A robust debate is alleged to have taken place within the Botswana Football Association (BFA) National Executive Committee (NEC) as members finally took the association’s Emergency Committee (EC) to task over its disregard for the constitution.
Concerned with what they felt was the BFA EC’s inclination to usurp power of running football at the exclusion of other NEC members as well as its propensity to take up judicial roles, members allegedly gave the BFA EC a third degree.
The BFA EC is made of the association president and his two vice presidents as well as two other members appointed by the NEC. The committee ‘deals with all matters requiring immediate settlement between two meetings of the NEC’ and its decisions ‘have immediate legal effect.’
Speaking to this publication on condition of anonymity, some BFA NEC members confirmed there was an intense debate when they met but played down allegations that there were heated exchanges.
“Yes, we did take the BFA president and his two vice presidents to task because we wanted the to account. But it was not as people describe it. It was not a mutiny. We were just giving the NEC leadership some advice as we should,” one NEC member explained.
This version was confirmed by another member who described the said meeting as very robust but not in anyway a mutiny. “All I can say is that we finally did what we were voted to do. NEC members came out of the shadows of the BFA EC and found their voice,” said the member.
Among the issues, the members are said to have demanded the BFA EC to explain ‘who amended the BFA presidential term’ and ‘the composition of the BFA NEC.’ They are said to have asked the EC to point out as to when the General Assembly approved the said amendments.
Articles 30.1 of the BFA constitution dictates that ‘the General Assembly is responsible for amending the constitution.’ Article 30.3 indicates that “For a vote on an amendment of the constitution or to the standing orders of the General Assembly to be valid, a majority of at least 75% of the delegates representing the members eligible to vote must be present” while article 30.4 directs that any amendment may be made ‘if at least 75% of the delegates representing the members present and eligible to vote agree to it.’
In the newly amended constitution, the EC has set the term of one serving as BFA president to ‘not more than three terms (whether consecutive or not).’ What surprised the NEC members was that the amendment seems so innocuous that it escaped any scrutiny at the 2020 General Assembly.
“No one was able to pick this change in the constitution despite it having been done in 2019,” an NEC member said. Another member said the surprising thing is that the amendment was done in such a way that it gives one an impression that the term of presidency is two terms, while in fact it sets it at three.
On the issue of the composition of the BFA NEC, members advised the EC that its removal of Sydney Magagane from the NEC as the First Division representative was unconstitutional. Members are said to have informed the EC that while the number of Botswana Football League (BFL) representatives at the BFA GA had been amended to only two (2), no amendment was made regarding BFL representation in the BFA NEC.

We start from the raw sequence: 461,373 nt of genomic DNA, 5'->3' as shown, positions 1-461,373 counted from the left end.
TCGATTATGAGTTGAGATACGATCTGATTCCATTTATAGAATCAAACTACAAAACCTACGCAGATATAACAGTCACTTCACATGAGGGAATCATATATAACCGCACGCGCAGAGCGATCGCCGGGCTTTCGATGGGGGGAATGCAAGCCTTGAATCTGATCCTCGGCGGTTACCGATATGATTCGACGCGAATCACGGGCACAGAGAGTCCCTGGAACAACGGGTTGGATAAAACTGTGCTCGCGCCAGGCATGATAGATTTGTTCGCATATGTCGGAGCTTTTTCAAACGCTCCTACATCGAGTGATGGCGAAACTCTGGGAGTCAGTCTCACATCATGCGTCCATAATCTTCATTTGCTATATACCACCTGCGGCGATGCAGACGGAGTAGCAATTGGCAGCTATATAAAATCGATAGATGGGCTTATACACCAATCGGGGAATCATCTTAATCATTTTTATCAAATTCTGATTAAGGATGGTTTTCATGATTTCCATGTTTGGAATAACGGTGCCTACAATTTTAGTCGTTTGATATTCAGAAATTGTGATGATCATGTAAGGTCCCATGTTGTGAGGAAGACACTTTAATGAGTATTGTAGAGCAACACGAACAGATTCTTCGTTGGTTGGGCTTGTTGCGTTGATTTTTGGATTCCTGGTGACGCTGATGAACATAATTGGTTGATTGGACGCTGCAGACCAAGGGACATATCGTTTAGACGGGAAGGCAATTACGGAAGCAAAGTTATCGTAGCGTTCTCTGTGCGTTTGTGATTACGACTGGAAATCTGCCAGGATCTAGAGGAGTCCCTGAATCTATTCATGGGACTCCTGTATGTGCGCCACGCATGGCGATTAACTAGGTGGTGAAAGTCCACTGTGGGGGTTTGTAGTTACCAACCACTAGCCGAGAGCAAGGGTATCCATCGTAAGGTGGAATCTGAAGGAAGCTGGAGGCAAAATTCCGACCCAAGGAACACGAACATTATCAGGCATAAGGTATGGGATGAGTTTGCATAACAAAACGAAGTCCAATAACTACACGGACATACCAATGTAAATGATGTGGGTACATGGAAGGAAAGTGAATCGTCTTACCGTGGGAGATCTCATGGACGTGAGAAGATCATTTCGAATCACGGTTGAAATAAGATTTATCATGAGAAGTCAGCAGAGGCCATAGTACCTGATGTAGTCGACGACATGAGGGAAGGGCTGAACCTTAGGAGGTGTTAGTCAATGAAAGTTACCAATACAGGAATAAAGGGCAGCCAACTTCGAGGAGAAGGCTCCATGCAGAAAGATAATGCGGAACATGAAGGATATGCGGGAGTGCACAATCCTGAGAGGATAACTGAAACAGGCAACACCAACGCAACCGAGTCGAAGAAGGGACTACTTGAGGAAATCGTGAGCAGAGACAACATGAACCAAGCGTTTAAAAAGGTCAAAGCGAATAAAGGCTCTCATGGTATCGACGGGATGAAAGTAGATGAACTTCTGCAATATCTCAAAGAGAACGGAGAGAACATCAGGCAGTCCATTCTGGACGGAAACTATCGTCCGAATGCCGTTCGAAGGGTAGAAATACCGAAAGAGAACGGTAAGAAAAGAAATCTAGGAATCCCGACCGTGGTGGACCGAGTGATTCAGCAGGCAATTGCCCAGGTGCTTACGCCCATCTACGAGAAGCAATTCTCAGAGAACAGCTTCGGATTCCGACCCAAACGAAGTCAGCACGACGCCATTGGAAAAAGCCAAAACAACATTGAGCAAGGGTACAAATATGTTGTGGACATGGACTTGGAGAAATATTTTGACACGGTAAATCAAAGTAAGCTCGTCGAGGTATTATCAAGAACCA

“Our contention was that in order for the autonomous BFL to have the rights of a full member with voting rights within the BFA as a special member, the GA only agreed to the amendment of article 12.1.1 for ‘the removal of national league clubs’ to be replaced by ‘special members.’ It also agreed that article 18.104.22.168 and 22.214.171.124 be deleted and be replaced by an article ‘which will allow for two delegates from a special member’ to attend the assembly and have voting rights,” the NEC member explains.
“What has now happened is that the BFA EC has gone beyond that and amended article 33.1.7 and changed the composition of the BFA NEC, which the GA never agreed to. Based on this, they then removed Magagane from the NEC. This we believe is unconstitutional and we are saying the BFA EC usurped the duties of the GA,” the NEC member says.
Still on the matter, members are said to have asked the EC as to who gave them judicial powers to remove fellow NEC member Carlos Sebina from his position in the Medical Committee. Members are said to have been critical of the EC’s decision which they believe is wrong.
“If the BFA NEC believed Sebina had done anything wrong, we have judicial structures and his issue should have been forwarded to them for arbitration. What the EC did instead is that it met and decided on the matter on itself which is very wrong,” a member explains.
“In essence, as members of the BFA NEC, the BFA EC became the plaintiff, judge jury and executioner. They usurped all the roles of judiciary which is wrong,” the member says.
The NEC members are also said to have openly criticised the BFA EC’s tendency to make decisions alone at the exclusion of other members. It is said that members felt the leadership was using the provision of the EC to side-line all other members from decision making.
“Our feeling is that the EC was put in place to deal with matters of emergency only. Now it seems our leadership is using the EC provision to exclude other members. We now want a clear guideline to avoid this,” says the member.
“What surprise us is that even though there has been advancement in technology which allow people to attend meetings virtually, the BFA EC continues to meet and take decisions without members. We believe they should now be able to call a full virtual NEC meeting where members can discuss issues,” another member says.
On the BFA leadership’s response on the matters raised, members say the leadership was devoid on answers and promised to get back to them.